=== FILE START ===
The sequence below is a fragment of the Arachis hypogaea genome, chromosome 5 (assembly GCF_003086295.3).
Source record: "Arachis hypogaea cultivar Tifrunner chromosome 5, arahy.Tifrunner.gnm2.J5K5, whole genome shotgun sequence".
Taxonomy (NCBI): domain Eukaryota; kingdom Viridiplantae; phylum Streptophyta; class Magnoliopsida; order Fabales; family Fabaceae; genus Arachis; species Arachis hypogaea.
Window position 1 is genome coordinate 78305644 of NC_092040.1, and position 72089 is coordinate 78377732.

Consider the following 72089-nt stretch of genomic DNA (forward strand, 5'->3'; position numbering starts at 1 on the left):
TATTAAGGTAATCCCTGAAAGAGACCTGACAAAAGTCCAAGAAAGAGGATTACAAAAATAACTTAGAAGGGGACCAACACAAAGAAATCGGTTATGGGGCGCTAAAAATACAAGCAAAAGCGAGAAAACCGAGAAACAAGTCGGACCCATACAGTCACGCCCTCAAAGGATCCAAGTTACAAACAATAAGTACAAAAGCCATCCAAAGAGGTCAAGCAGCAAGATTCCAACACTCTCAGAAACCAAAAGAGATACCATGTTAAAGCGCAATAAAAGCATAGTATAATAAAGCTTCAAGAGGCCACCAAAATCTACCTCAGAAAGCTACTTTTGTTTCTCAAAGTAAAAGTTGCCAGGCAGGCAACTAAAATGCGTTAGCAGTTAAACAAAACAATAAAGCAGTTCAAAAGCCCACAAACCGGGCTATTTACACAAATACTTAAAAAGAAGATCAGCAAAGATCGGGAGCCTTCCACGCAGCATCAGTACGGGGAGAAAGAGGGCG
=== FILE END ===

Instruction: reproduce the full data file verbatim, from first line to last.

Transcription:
The sequence below is a fragment of the Arachis hypogaea genome, chromosome 5 (assembly GCF_003086295.3).
Source record: "Arachis hypogaea cultivar Tifrunner chromosome 5, arahy.Tifrunner.gnm2.J5K5, whole genome shotgun sequence".
Taxonomy (NCBI): domain Eukaryota; kingdom Viridiplantae; phylum Streptophyta; class Magnoliopsida; order Fabales; family Fabaceae; genus Arachis; species Arachis hypogaea.
Window position 1 is genome coordinate 78305644 of NC_092040.1, and position 72089 is coordinate 78377732.

Consider the following 72089-nt stretch of genomic DNA (forward strand, 5'->3'; position numbering starts at 1 on the left):
TATTAAGGTAATCCCTGAAAGAGACCTGACAAAAGTCCAAGAAAGAGGATTACAAAAATAACTTAGAAGGGGACCAACACAAAGAAATCGGTTATGGGGCGCTAAAAATACAAGCAAAAGCGAGAAAACCGAGAAACAAGTCGGACCCATACAGTCACGCCCTCAAAGGATCCAAGTTACAAACAATAAGTACAAAAGCCATCCAAAGAGGTCAAGCAGCAAGATTCCAACACTCTCAGAAACCAAAAGAGATACCATGTTAAAGCGCAATAAAAGCATAGTATAATAAAGCTTCAAGAGGCCACCAAAATCTACCTCAGAAAGCTACTTTTGTTTCTCAAAGTAAAAGTTGCCAGGCAGGCAACTAAAATGCGTTAGCAGTTAAACAAAACAATAAAGCAGTTCAAAAGCCCACAAACCGGGCTATTTACACAAATACTTAAAAAGAAGATCAGCAAAGATCGGGAGCCTTCCACGCAGCATCAGTACGGGGAGAAAGAGGGCG